We've had some interesting, and conflicting, proposals in the legislature recently, proposals relating to textbooks.
1. Most recently, which I've written about here, would require our textbooks to discuss the contributions to California of gays, lesbians, and other sexual minorities. This would make textbooks bigger.
2. Another legislator, for whom I have nothing but contempt, proposed a bill that would require textbooks be no longer than 200 pages. This would make textbooks smaller.
3. Many high schools don't have lockers--students might stash drugs or firearms in them. Students have to carry their books around with them all day. Periodically we hear about suggestions for laws that would limit the weight of the books a student would have to carry in his/her backpack. Such a law presumably would require textbooks to be smaller.
I have an algebra textbook published in the 1940s. It's 7.5"x5.5"x1", and that 1" is measured from outside the cover to outside! It has more algebra in it than the textbooks my students currently use, which have perhaps three to four times the volume. Has there been *that* much new algebra to learn since the 1940s?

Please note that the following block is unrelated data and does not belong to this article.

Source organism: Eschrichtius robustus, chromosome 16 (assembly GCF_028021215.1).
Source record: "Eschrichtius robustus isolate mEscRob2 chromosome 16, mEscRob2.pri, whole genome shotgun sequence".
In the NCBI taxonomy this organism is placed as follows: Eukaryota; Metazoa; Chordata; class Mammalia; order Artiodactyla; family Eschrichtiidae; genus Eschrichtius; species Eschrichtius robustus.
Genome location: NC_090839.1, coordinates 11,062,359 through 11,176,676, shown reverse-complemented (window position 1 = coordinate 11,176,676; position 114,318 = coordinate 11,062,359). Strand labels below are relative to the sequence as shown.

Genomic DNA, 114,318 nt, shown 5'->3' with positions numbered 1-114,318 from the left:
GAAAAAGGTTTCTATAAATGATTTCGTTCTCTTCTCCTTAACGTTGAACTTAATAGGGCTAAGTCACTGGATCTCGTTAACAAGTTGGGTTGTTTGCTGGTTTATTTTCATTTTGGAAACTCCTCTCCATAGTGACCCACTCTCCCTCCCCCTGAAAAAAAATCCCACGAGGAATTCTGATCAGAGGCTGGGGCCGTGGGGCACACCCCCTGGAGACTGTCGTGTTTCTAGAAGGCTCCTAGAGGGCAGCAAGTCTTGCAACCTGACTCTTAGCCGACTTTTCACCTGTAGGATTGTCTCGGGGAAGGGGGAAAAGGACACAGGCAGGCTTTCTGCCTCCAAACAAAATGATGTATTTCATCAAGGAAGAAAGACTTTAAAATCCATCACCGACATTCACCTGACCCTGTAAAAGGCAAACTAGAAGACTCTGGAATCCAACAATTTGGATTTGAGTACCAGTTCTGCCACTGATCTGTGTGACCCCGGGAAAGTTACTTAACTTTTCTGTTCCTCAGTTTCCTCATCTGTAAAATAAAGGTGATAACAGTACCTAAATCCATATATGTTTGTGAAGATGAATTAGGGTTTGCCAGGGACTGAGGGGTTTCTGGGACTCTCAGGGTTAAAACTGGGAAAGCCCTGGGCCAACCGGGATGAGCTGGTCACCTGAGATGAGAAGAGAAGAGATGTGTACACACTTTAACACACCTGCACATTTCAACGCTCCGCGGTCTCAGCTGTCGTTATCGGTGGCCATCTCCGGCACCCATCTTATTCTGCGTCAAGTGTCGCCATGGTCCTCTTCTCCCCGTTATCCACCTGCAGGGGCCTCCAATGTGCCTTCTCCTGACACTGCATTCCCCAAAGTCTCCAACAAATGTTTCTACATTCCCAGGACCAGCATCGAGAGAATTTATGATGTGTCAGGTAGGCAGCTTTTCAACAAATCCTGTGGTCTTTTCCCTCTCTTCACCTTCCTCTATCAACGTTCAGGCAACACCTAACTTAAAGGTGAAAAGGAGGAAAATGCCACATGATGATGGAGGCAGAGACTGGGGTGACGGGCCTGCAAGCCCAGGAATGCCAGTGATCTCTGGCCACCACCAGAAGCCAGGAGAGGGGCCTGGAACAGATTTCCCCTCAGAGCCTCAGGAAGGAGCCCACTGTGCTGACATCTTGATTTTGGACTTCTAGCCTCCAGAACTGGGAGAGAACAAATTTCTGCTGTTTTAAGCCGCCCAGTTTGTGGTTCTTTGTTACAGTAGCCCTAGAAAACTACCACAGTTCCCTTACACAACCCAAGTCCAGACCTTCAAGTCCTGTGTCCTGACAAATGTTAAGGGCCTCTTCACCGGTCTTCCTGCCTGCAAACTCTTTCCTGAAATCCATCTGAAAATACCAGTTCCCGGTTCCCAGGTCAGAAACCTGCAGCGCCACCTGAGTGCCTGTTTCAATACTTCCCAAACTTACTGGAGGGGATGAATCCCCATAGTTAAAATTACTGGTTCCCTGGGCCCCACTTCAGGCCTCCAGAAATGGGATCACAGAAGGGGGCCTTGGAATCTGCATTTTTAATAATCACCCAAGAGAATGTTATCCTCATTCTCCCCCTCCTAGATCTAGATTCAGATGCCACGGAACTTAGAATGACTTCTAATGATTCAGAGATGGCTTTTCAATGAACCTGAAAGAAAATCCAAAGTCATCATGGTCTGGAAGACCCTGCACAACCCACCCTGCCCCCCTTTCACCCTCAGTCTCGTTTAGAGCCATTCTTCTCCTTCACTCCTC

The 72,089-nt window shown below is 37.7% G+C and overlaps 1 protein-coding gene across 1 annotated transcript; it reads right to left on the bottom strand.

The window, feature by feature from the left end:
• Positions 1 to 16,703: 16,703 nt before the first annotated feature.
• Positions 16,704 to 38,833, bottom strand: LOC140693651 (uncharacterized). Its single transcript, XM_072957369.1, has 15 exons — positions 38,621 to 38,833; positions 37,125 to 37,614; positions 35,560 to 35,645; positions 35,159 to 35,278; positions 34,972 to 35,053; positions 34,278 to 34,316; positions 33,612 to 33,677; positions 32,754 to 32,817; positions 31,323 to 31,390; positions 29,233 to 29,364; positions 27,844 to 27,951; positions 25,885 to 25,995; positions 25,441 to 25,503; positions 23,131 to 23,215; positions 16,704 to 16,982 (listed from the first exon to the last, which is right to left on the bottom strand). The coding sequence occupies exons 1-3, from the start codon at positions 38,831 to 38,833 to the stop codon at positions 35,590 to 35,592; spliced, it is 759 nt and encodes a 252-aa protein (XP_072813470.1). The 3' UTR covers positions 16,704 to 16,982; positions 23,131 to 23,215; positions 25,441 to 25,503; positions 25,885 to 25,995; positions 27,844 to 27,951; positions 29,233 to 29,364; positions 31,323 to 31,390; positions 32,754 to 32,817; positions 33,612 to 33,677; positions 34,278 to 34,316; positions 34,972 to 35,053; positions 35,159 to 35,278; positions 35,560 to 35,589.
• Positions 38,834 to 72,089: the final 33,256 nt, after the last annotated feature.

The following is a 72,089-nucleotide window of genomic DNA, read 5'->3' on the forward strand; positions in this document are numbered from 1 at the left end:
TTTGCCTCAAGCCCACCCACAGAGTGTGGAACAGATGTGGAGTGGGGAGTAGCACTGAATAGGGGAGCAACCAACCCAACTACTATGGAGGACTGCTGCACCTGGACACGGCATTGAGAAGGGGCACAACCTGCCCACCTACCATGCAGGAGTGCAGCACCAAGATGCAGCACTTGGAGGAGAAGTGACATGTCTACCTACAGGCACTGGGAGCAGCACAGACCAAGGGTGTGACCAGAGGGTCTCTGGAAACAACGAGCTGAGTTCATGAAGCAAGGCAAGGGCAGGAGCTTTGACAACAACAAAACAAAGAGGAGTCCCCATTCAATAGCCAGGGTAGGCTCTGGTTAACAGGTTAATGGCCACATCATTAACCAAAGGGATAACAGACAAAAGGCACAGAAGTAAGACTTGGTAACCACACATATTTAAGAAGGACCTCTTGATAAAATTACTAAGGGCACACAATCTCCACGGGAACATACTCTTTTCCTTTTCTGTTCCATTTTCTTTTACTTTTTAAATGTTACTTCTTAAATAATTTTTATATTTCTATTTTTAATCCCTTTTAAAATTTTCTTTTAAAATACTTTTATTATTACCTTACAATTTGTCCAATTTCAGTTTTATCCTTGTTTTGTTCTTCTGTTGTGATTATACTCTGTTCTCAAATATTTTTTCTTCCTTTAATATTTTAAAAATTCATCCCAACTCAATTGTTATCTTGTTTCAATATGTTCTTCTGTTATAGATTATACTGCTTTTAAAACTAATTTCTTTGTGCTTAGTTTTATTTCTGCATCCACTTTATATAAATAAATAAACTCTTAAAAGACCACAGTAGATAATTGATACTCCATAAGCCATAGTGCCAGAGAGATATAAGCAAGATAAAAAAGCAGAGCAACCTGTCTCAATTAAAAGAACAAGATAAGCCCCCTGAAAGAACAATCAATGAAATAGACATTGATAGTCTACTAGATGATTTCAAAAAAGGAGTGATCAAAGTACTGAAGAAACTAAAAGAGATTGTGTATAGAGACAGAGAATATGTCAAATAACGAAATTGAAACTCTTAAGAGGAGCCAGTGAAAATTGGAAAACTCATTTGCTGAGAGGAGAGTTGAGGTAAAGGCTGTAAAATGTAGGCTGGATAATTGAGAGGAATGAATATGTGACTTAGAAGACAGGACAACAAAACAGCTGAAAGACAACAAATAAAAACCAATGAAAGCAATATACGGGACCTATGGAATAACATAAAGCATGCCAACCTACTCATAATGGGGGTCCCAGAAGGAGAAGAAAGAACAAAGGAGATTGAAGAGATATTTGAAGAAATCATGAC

My textbooks in school weren't as big as they are today. Then again, they didn't have glossy pictures of unrelated items that are supposed to get the student interested. No, we were expected to be internally motivated to some extent, and the thought that they should actually have to entertain us probably never occurred to my teachers or to the publishers of textbooks.
So why are students' textbooks so big and heavy today? What silly requirements has the legislature imposed for our textbooks? Why is student achievement today not as high as it was in decades past?
Let's not blame MTV, at least right off the bat.